Rape Accused Has No Right To Demand In-Camera Hearing : Supreme Court Dismisses Tarun Tejpal's Plea
Supreme Court bench comprising Chief Justice DY Chandrachud and Justice PS Narasimha on Monday, dismissed Journalist Tarun Tejpal's plea for in-camera hearing in rape case appeal.
Tejpal, co-founder and former Editor-in-Chief of Tehelka Magazine was accused of forcing himself on his junior colleague inside an elevator of the Grand Hyatt, Bambolim, Goa on November 7 and 8, 2013, during the magazine's official event - the THINK 13 festival. He was acquitted of all charges on May 21 by a fast track court in Mapusa, Goa. In her 527-page judgement, Special Judge Kshama Joshi had extensively commented on the woman's non-rape victim like behaviour and faulty investigation to grant Tejpal the benefit of the doubt. Thereafter, Tejpal had moved an application to Bombay High Court under Section 327 CrPC for conducting hearings through in-camera proceedings against his acquittal in a 2013 rape case. When the Bombay High Court rejected his application, he moved Supreme Court regarding the same.
At the very outset, CJI Chandrachud stated–
"Ultimately, the objective of Section 327 is to protect the rights of the victim. The idea is to protect the victim so that she can depose fearlessly. When somebody who is an accused, will they have the remedy when the victim does not demand?"
"The provision says that the enquiry which leads up to the trial will be in camera. We have crossed that stage. There is no vested right. The accused has no right to demand", CJI said.
The petitioner contented that Article 21 would have to be read in Section 327(2) of the Code, inasmuch as, the applicant's right to privacy and reputation is infringed, if "in camera" hearing is not afforded to the applicant in the present proceedings.
Section 327 (2) of the CrPC provides that the inquiry into and trial of rape or an offence under section 376, section 376A, section 376B, section 376C or section 376D of the Indian Penal Code shall be conducted in camera, Provided that the presiding judge may, if he thinks fit, or on an application made by either of the parties, allow any particular person to have access to, or be or remain in, the room or building used by the court.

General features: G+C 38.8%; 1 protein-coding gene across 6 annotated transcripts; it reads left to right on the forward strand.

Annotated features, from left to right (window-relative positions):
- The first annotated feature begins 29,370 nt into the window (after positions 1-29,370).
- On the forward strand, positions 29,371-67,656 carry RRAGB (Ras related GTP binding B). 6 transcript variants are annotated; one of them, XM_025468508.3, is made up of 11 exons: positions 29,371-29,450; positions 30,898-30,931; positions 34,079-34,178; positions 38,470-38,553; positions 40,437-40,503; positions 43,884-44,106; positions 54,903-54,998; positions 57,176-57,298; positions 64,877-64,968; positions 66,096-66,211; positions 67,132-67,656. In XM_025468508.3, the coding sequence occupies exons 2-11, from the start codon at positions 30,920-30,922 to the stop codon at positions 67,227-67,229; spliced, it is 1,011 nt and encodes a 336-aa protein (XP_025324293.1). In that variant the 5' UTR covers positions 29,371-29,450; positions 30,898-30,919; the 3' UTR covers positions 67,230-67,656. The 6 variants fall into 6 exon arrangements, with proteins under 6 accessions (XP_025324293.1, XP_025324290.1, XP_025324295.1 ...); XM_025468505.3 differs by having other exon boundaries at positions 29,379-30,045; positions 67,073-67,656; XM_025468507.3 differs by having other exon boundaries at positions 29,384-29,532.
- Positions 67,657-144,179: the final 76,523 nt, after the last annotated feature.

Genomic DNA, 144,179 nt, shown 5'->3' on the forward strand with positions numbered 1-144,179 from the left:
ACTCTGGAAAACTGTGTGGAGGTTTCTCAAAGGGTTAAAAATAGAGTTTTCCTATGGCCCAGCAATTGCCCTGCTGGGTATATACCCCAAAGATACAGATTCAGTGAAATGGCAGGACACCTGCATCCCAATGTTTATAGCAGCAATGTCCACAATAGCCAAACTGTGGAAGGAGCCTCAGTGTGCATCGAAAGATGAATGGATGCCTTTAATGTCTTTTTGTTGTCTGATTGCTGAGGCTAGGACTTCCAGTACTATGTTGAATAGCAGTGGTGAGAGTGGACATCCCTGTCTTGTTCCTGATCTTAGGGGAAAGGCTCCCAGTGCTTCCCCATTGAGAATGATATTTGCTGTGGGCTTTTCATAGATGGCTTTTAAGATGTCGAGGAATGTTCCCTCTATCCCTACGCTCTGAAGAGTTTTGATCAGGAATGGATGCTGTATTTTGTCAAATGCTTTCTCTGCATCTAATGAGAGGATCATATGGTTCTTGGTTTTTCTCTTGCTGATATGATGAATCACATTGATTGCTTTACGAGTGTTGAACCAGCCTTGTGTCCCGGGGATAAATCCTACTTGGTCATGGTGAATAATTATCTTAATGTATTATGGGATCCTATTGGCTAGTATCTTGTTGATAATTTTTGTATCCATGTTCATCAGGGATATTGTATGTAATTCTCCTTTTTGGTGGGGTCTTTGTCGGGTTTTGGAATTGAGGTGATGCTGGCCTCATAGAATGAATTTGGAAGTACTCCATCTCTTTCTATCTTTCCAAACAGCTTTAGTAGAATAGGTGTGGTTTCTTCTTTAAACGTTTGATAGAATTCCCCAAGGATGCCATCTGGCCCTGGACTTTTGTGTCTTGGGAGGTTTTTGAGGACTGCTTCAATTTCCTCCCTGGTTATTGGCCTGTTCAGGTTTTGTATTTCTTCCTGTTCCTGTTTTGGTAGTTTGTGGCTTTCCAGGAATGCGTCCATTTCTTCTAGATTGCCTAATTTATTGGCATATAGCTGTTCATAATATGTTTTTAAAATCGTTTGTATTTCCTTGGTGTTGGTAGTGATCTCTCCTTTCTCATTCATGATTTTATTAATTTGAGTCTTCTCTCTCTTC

The petitioner submitted–
"The provision has been to protect the proceedings. It is not to protect the prosecutrix. The section itself does not bring in the element that it is only to protect the prosecutrix or the manner in which the testimony is held. What happens in society today is that false cases are filed. There are cases in which intimate relationship, where even the defence may raise questions on the relationship. There may be cases where there is a charge of abetment where a male or a female may be accused. Section 372 covers the entire proceedings, not just the proceedings."
Senior Advocate Kapil Sibal, appearing for Tejpal, added–
"The allegations are prima facie false. My reputation is at stake. This is a very important issue. The WhatsApp messages etc will be revealed. Identity of victim will also be released. It's not in anybody's interest. After Puttaswamy, this has to be considered. There is privacy, reputation involved. Atleast this much you should allow that it shouldn't be a virtual hearing. The judge is saying it'll be a virtual hearing. Please don't allow."
Solicitor General Tushar Mehta, appearing for the State of Goa, argued–
"The judge had revealed the name of the victim in the judgment and it is an encyclopaedia as to how the victim should behave in such situations."
The bench, while dismissing the petition, left it to the High Court to decide whether to hear the appeal virtually or physically.
Case Title: Tarun Tejpal v State of Goa SLP(Crl)No. 9769/2021